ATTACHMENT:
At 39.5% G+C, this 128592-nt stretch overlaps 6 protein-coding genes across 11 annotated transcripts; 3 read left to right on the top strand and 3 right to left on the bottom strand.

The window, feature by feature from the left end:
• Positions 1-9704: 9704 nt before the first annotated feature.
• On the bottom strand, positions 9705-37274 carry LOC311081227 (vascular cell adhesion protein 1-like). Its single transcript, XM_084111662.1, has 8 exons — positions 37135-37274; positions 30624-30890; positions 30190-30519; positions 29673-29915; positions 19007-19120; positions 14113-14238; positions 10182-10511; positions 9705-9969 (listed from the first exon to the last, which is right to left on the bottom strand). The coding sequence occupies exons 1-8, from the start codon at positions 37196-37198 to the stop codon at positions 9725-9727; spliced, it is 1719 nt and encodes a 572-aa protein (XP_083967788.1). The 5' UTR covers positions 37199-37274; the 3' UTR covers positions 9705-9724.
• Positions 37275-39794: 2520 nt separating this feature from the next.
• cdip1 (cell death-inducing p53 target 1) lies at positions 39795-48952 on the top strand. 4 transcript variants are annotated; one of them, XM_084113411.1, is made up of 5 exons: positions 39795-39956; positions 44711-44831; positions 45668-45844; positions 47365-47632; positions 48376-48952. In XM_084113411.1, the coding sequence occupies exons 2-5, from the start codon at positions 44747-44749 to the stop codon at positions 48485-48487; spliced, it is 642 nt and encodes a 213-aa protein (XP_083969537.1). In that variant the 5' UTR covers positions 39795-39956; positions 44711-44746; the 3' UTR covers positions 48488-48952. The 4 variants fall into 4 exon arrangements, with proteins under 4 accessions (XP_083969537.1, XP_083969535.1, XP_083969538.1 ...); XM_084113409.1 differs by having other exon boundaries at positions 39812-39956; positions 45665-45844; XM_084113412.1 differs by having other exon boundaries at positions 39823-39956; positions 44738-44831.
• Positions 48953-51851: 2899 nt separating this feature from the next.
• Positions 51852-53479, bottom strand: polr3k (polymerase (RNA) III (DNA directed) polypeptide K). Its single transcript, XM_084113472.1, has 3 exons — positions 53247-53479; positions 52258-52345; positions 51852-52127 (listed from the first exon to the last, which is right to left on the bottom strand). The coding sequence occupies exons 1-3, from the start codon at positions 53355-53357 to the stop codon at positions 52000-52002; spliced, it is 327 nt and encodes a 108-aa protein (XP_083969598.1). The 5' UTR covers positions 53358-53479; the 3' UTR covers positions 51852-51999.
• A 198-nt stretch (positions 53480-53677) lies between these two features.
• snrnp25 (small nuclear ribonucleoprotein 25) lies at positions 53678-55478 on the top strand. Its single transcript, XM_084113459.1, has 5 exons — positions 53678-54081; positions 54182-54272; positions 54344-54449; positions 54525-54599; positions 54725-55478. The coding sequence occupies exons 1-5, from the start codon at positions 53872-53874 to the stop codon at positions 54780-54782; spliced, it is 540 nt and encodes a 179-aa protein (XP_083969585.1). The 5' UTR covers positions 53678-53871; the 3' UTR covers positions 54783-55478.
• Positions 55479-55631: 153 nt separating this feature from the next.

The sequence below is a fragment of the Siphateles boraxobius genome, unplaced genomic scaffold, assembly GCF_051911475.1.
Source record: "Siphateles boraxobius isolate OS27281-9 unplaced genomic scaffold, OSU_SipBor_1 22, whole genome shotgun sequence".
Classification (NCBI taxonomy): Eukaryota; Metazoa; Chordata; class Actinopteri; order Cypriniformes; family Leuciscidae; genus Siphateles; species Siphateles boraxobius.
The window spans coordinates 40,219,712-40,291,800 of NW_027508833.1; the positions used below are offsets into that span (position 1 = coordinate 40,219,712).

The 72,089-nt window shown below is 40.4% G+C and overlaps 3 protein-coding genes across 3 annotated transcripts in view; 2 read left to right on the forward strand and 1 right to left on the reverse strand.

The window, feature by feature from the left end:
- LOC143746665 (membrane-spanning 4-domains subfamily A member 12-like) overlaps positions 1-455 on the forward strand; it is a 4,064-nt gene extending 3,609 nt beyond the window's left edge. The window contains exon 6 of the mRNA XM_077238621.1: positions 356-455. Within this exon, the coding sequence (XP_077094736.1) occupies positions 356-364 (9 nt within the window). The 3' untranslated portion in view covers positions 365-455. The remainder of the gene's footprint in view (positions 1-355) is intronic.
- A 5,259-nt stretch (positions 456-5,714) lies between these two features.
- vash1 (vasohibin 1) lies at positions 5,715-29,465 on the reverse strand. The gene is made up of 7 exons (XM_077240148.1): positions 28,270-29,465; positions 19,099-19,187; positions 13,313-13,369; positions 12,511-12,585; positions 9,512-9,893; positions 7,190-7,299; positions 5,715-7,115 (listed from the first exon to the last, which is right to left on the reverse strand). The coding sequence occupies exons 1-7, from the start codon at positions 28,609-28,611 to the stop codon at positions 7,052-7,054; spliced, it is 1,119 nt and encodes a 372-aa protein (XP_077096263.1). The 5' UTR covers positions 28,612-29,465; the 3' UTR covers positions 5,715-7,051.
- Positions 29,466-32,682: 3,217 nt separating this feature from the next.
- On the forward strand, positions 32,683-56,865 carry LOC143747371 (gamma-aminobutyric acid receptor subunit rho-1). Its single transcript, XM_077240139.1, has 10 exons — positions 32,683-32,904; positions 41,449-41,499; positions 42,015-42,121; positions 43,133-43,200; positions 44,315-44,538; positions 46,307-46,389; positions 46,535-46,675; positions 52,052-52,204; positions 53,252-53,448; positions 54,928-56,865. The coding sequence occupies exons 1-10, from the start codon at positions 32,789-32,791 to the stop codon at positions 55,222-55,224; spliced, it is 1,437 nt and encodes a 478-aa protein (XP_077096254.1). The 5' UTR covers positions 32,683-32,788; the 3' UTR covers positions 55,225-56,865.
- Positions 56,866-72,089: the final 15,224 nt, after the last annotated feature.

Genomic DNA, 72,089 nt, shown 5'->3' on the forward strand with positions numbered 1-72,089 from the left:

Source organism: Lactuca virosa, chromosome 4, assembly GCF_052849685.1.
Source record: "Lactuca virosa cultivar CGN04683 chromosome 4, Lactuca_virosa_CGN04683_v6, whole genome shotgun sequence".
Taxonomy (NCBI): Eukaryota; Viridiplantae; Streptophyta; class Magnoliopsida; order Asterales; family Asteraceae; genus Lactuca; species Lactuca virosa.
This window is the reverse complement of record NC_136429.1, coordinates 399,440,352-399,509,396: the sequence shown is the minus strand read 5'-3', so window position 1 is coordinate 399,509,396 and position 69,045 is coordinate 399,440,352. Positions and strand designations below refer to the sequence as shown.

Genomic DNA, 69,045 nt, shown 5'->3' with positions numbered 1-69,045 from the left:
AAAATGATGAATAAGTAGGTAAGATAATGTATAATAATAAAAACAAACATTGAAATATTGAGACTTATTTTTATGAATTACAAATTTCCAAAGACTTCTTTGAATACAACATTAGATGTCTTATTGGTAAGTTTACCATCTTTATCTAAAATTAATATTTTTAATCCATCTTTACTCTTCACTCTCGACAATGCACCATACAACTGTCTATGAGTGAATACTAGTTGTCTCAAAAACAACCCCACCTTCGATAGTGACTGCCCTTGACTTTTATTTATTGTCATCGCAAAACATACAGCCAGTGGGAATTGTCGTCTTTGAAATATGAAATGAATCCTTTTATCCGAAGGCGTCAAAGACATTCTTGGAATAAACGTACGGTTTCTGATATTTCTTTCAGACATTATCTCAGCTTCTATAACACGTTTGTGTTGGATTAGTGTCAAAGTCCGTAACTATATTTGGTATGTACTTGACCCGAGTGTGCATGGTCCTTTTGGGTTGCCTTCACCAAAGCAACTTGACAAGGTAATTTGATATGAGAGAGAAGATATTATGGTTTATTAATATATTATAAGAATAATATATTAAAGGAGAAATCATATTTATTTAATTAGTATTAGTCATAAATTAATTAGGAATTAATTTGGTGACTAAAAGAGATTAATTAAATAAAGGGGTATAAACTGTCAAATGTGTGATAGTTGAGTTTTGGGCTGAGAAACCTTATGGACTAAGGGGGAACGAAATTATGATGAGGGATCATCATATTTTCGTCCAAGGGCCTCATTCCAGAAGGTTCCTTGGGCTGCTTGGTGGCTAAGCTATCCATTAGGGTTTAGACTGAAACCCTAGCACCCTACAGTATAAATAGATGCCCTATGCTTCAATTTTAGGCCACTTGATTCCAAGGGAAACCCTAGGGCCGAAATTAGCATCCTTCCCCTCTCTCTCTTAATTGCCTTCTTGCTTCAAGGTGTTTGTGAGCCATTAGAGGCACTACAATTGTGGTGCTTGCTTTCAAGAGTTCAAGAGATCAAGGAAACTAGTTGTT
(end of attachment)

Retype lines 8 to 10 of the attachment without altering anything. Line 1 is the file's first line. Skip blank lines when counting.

• Positions 51852-53479, bottom strand: polr3k (polymerase (RNA) III (DNA directed) polypeptide K). Its single transcript, XM_084113472.1, has 3 exons — positions 53247-53479; positions 52258-52345; positions 51852-52127 (listed from the first exon to the last, which is right to left on the bottom strand). The coding sequence occupies exons 1-3, from the start codon at positions 53355-53357 to the stop codon at positions 52000-52002; spliced, it is 327 nt and encodes a 108-aa protein (XP_083969598.1). The 5' UTR covers positions 53358-53479; the 3' UTR covers positions 51852-51999.
• A 198-nt stretch (positions 53480-53677) lies between these two features.
• snrnp25 (small nuclear ribonucleoprotein 25) lies at positions 53678-55478 on the top strand. Its single transcript, XM_084113459.1, has 5 exons — positions 53678-54081; positions 54182-54272; positions 54344-54449; positions 54525-54599; positions 54725-55478. The coding sequence occupies exons 1-5, from the start codon at positions 53872-53874 to the stop codon at positions 54780-54782; spliced, it is 540 nt and encodes a 179-aa protein (XP_083969585.1). The 5' UTR covers positions 53678-53871; the 3' UTR covers positions 54783-55478.